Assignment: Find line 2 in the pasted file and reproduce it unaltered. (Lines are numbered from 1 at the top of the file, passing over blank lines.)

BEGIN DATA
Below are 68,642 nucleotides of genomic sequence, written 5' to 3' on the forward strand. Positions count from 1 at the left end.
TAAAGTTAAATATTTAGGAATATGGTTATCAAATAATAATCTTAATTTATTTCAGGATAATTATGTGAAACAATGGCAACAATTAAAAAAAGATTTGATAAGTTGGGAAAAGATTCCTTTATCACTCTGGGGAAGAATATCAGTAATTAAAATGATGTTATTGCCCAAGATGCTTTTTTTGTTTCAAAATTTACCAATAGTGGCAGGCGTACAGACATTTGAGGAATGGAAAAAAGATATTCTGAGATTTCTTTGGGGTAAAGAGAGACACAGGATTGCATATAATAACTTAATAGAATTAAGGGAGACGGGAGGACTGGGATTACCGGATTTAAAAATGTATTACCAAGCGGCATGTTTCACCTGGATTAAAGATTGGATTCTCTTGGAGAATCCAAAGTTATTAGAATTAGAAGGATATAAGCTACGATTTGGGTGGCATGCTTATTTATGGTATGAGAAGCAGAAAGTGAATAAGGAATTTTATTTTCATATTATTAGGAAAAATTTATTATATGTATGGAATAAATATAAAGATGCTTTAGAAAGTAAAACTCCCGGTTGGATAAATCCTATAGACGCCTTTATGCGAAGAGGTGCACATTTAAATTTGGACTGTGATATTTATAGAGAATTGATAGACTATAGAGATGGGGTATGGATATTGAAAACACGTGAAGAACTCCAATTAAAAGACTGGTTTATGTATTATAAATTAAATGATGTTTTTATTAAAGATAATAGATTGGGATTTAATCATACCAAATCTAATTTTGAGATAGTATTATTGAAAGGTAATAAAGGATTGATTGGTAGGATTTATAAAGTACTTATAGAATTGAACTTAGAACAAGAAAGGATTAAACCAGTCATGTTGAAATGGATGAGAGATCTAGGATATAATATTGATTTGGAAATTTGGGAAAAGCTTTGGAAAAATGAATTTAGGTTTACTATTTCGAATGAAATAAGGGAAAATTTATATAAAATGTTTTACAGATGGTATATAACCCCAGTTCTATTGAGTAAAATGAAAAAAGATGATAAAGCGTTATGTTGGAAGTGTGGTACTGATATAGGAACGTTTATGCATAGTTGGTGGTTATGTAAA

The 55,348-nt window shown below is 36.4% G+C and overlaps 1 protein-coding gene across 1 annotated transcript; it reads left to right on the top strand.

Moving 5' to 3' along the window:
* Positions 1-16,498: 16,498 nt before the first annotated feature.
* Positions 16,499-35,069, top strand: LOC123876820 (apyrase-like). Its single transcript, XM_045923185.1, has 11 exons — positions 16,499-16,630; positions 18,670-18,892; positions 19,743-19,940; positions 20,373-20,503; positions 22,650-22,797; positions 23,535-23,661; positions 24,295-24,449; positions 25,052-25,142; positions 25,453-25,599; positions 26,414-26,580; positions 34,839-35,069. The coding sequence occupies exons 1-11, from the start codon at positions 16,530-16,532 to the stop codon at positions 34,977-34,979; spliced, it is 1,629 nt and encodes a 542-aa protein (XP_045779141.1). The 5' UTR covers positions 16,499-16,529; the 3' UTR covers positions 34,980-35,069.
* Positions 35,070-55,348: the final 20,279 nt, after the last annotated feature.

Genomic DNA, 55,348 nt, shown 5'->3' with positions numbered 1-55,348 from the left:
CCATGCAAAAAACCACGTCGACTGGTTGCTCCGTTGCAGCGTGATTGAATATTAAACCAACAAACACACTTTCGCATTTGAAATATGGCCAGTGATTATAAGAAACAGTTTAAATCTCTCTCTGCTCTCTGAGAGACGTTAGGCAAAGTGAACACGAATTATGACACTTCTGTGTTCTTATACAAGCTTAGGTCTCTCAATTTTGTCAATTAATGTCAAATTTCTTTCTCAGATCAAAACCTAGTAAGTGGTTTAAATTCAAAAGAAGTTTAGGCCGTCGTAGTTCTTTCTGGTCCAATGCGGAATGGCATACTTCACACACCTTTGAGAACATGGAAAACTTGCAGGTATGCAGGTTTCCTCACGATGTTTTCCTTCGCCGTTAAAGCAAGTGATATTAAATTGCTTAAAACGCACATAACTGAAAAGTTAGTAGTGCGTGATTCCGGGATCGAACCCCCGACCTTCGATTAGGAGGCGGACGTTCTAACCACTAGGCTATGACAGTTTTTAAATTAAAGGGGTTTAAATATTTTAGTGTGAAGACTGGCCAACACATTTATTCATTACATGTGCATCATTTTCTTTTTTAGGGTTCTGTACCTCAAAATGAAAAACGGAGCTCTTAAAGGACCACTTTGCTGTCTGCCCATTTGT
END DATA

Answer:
TAAAGTTAAATATTTAGGAATATGGTTATCAAATAATAATCTTAATTTATTTCAGGATAATTATGTGAAACAATGGCAACAATTAAAAAAAGATTTGATAAGTTGGGAAAAGATTCCTTTATCACTCTGGGGAAGAATATCAGTAATTAAAATGATGTTATTGCCCAAGATGCTTTTTTTGTTTCAAAATTTACCAATAGTGGCAGGCGTACAGACATTTGAGGAATGGAAAAAAGATATTCTGAGATTTCTTTGGGGTAAAGAGAGACACAGGATTGCATATAATAACTTAATAGAATTAAGGGAGACGGGAGGACTGGGATTACCGGATTTAAAAATGTATTACCAAGCGGCATGTTTCACCTGGATTAAAGATTGGATTCTCTTGGAGAATCCAAAGTTATTAGAATTAGAAGGATATAAGCTACGATTTGGGTGGCATGCTTATTTATGGTATGAGAAGCAGAAAGTGAATAAGGAATTTTATTTTCATATTATTAGGAAAAATTTATTATATGTATGGAATAAATATAAAGATGCTTTAGAAAGTAAAACTCCCGGTTGGATAAATCCTATAGACGCCTTTATGCGAAGAGGTGCACATTTAAATTTGGACTGTGATATTTATAGAGAATTGATAGACTATAGAGATGGGGTATGGATATTGAAAACACGTGAAGAACTCCAATTAAAAGACTGGTTTATGTATTATAAATTAAATGATGTTTTTATTAAAGATAATAGATTGGGATTTAATCATACCAAATCTAATTTTGAGATAGTATTATTGAAAGGTAATAAAGGATTGATTGGTAGGATTTATAAAGTACTTATAGAATTGAACTTAGAACAAGAAAGGATTAAACCAGTCATGTTGAAATGGATGAGAGATCTAGGATATAATATTGATTTGGAAATTTGGGAAAAGCTTTGGAAAAATGAATTTAGGTTTACTATTTCGAATGAAATAAGGGAAAATTTATATAAAATGTTTTACAGATGGTATATAACCCCAGTTCTATTGAGTAAAATGAAAAAAGATGATAAAGCGTTATGTTGGAAGTGTGGTACTGATATAGGAACGTTTATGCATAGTTGGTGGTTATGTAAA